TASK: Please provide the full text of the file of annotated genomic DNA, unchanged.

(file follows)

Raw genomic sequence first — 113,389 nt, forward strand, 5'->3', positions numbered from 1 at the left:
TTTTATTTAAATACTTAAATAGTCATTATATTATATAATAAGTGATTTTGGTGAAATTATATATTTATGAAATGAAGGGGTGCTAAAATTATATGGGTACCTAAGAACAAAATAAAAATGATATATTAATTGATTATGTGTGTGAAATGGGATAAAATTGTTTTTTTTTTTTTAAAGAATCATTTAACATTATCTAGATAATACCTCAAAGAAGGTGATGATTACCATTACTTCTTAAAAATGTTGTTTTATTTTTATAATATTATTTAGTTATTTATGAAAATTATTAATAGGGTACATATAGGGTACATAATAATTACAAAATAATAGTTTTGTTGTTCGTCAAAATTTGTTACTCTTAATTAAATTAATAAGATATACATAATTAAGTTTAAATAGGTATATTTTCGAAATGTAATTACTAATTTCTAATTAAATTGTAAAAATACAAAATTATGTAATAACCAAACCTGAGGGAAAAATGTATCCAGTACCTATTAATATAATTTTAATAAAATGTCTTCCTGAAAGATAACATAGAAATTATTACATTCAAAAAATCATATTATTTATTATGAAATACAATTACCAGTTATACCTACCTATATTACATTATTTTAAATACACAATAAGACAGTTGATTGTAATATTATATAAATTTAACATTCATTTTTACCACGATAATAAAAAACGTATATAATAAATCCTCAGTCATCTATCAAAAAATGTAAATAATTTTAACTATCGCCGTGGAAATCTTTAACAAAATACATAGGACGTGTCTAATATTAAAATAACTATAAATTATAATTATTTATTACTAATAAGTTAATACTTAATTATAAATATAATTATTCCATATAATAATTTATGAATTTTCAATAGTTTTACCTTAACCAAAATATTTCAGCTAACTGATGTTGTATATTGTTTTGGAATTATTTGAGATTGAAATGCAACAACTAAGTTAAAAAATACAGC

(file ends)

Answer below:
Raw genomic sequence first — 113,389 nt, forward strand, 5'->3', positions numbered from 1 at the left:
TTTTATTTAAATACTTAAATAGTCATTATATTATATAATAAGTGATTTTGGTGAAATTATATATTTATGAAATGAAGGGGTGCTAAAATTATATGGGTACCTAAGAACAAAATAAAAATGATATATTAATTGATTATGTGTGTGAAATGGGATAAAATTGTTTTTTTTTTTTTAAAGAATCATTTAACATTATCTAGATAATACCTCAAAGAAGGTGATGATTACCATTACTTCTTAAAAATGTTGTTTTATTTTTATAATATTATTTAGTTATTTATGAAAATTATTAATAGGGTACATATAGGGTACATAATAATTACAAAATAATAGTTTTGTTGTTCGTCAAAATTTGTTACTCTTAATTAAATTAATAAGATATACATAATTAAGTTTAAATAGGTATATTTTCGAAATGTAATTACTAATTTCTAATTAAATTGTAAAAATACAAAATTATGTAATAACCAAACCTGAGGGAAAAATGTATCCAGTACCTATTAATATAATTTTAATAAAATGTCTTCCTGAAAGATAACATAGAAATTATTACATTCAAAAAATCATATTATTTATTATGAAATACAATTACCAGTTATACCTACCTATATTACATTATTTTAAATACACAATAAGACAGTTGATTGTAATATTATATAAATTTAACATTCATTTTTACCACGATAATAAAAAACGTATATAATAAATCCTCAGTCATCTATCAAAAAATGTAAATAATTTTAACTATCGCCGTGGAAATCTTTAACAAAATACATAGGACGTGTCTAATATTAAAATAACTATAAATTATAATTATTTATTACTAATAAGTTAATACTTAATTATAAATATAATTATTCCATATAATAATTTATGAATTTTCAATAGTTTTACCTTAACCAAAATATTTCAGCTAACTGATGTTGTATATTGTTTTGGAATTATTTGAGATTGAAATGCAACAACTAAGTTAAAAAATACAGC